EUTHANASIA To be or not to be

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EUTHANASIA
To be or not to be
A/Prof. David O. WATSON
Consultant Physician
UNDA Fremantle, 12 August 2010
EUTHANASIA: To be or not to be
MY TASK
• Introduction
• The moral dilemma
• Effects on clinical care
• Conclusions
EUTHANASIA: To be or not to be
INTRODUCTION
• Who am I?
• My professional background and practice
• My associations with the Sisters of St. John of
God, the care of the dying and UNDA
EUTHANASIA: To be or not to be
THE MORAL DILEMMA-1
• “ ‘Euthanasia has come from the Greek, and has
evolved from the concept of ‘easy death’ to that
of ‘mercy killing’ in modern usage” (1)
• From the physician’s standpoint euthanasia will
be restrained by the physician’s desire, where
possible to find alternatives but it is not
impossible that the number of requests for
euthanasia…..will increase” (2)
EUTHANASIA: To be or not to be
THE MORAL DILEMMA-2
• “There remains a question which has to be faced
by all doctors, including those who support
euthanasia. ‘Why would it be thought that
doctors should provide euthanasia?’” (3)
• “A generation of doctors has arisen in the
Netherlands which has not known a time when
there was significant opposition to euthanasia in
their country, and who have learned that doctors
may treat particular patients or kill them” (3)
EUTHANASIA: To be or not to be
THE MORAL DILEMMA-3
• Who are these patients?
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The frail aged
Those with dementia
Survivors of severe head injury
Those with serious terminal physical illness
Those with incurable mental illness
Severely impaired children and adults
EUTHANASIA: To be or not to be
EFFECTS ON CLINICAL CARE-1
• In 2010 and beyond good medical care demands
teamwork
• “Only 50% of patients report adequate control
[of pain] in repeated surveys conducted
internationally” (4)
• “Conducting research in palliative and end of
life care is notoriously difficult…..”. (4)
EUTHANASIA: To be or not to be
EFFECTS ON CLINICAL CARE-2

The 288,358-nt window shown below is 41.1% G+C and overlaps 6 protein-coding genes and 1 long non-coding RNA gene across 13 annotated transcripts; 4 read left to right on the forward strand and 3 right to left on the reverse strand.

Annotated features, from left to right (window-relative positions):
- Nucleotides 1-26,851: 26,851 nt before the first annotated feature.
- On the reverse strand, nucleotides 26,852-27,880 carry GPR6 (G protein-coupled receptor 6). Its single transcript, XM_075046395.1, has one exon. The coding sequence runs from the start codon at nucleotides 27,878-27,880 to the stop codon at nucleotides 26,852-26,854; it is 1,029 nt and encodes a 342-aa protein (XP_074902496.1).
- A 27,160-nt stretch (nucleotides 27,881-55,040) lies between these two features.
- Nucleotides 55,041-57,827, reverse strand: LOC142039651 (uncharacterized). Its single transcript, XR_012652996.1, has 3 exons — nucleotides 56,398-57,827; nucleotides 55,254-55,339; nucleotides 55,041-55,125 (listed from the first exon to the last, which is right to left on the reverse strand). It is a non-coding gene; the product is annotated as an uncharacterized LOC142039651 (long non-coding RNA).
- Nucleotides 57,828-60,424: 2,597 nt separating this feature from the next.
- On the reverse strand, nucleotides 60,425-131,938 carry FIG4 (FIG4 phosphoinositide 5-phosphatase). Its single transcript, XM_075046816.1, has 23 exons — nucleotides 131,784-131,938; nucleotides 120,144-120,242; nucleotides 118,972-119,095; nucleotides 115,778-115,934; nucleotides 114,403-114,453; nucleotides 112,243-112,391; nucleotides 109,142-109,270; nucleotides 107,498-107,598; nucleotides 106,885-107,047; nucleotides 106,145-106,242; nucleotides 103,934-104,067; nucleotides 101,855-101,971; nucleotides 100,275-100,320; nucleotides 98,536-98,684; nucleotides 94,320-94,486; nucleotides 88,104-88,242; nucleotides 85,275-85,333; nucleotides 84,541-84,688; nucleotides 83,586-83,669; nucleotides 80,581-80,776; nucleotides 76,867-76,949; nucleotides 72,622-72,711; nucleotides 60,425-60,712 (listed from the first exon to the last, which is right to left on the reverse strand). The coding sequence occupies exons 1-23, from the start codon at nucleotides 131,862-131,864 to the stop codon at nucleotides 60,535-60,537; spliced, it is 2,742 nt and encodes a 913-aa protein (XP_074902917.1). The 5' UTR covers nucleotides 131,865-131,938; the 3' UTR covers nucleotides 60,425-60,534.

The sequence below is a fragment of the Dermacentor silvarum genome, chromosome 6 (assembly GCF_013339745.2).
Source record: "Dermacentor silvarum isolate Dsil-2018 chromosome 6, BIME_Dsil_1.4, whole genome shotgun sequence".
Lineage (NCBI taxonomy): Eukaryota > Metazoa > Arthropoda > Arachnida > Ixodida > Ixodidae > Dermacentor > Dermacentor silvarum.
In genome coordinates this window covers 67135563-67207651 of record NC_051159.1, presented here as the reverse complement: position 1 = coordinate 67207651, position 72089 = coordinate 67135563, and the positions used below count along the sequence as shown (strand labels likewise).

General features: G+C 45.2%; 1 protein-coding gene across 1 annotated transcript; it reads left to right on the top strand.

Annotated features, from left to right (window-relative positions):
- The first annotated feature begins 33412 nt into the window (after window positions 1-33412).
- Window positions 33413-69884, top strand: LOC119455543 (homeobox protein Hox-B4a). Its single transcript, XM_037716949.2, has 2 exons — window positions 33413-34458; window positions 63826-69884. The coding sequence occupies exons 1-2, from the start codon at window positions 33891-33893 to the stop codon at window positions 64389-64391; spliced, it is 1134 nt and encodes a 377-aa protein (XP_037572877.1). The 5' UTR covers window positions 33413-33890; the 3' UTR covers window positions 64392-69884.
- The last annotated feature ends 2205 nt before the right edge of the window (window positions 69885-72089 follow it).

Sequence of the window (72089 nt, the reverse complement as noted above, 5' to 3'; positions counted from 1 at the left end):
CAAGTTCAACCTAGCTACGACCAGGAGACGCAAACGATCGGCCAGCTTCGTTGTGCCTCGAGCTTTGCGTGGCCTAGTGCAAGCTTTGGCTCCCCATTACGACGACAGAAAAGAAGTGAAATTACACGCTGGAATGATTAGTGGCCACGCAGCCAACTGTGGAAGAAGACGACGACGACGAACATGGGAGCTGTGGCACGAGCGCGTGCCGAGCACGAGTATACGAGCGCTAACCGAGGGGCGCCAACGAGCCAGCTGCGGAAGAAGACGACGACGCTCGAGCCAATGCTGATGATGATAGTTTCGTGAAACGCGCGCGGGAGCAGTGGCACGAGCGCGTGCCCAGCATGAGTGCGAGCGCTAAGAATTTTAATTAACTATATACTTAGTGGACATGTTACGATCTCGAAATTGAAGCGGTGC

• Medical records are poor
• “…..management of end-of-life in acute
hospitals is often inappropriate and cruel” (5)
• Acute care is not always the most appropriate
• “Doctors have a professional and moral
mandate to use every reasonable means available
to free patients from the pain and other
symptoms that cause them to suffer”. (6)
EUTHANASIA: To be or not to be
EFFECTS ON CLINICAL CARE-3
• “In 2007, 1.9% of all deaths in Flanders were
the result of euthanasia (ending of life at the
patient’s explicit request), a rate that was higher
than that in 1998 (1.1%) and 2001 (0.3%)”. (7)
• “In 1.8% of all deaths, lethal drugs were used
without the patient’s explicit request, a rate that
was lower than that in 1998 (3.2%), but similar
to that in 2001 (1.5%)”. (7)
EUTHANASIA: To be or not to be
EFFECTS ON CLINICAL CARE-3
• The imperatives of clinical care
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Attend to all the needs of each individual patient
Provide the best possible care that resources allow
Practice in a peer review environment
Practice contemporaneous medicine
Undertake audit and review of practice
Work in teams that include the patient and those
who support the patient
EUTHANASIA: To be or not to be
EFFECTS ON CLINICAL CARE-4
• Euthanasia fundamentally upsets the balance
between doctor and patient
• We must consider the advisability of allowing
doctors to act in a way contrary to the rest of
society
• There are serious concerns in removing
constraints on the way doctors can conduct
themselves
EUTHANASIA: To be or not to be
EFFECTS ON CLINICAL CARE-5
• Legislating in favour of euthanasia is no
substitute for
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Improved record-keeping
Better research
Improved pain and symptom management
Better teamwork
EUTHANASIA: To be or not to be
CONCLUSIONS
• Overseas experience suggests legislative support
for euthanasia erodes standards of end-of-life
care
• Euthanasia becomes available to a wider group
than those with terminal cancer
• Support for euthanasia fundamentally upsets the
doctor-patient relationship
• It is no substitute for better care
EUTHANASIA: To be or not to be
REFERENCES-1
• 1. “Euthanasia: evolution in Holland 19691992”. WATSON D.O. Paper at the Australian
Management College. 14 December 1992.
• 2. “Euthanasia and other medical decisions
concerning the end of life”. Van deer MAAS
P.J. et al. LANCET 1991;338:669-674.
• 3. “Medical aspects of euthanasia”. POLLARD
B.J. MED J AUST 1991;154:613-616.
EUTHANASIA: To be or not to be
REFERENCES-2
• 4. “What physicians need to know about palliative
care”. SPRYUT O. RACP NEWS; April 2010:14-15.
• 5. “Diagnosis of dying”. HILLMAN K. THE
HEALTH ADVOCATE; April 2010:17-20.
• 6. “Regarding euthanasia”. ROY D.J. et al. EURO J
PALL CARE 1994;1:57-59.
• 7. “Medical End-of-Life Practices under the
Euthanasia Law in Belgium”. BILSEN J. et al. N ENG
J MED 2009;361:1119-1121.
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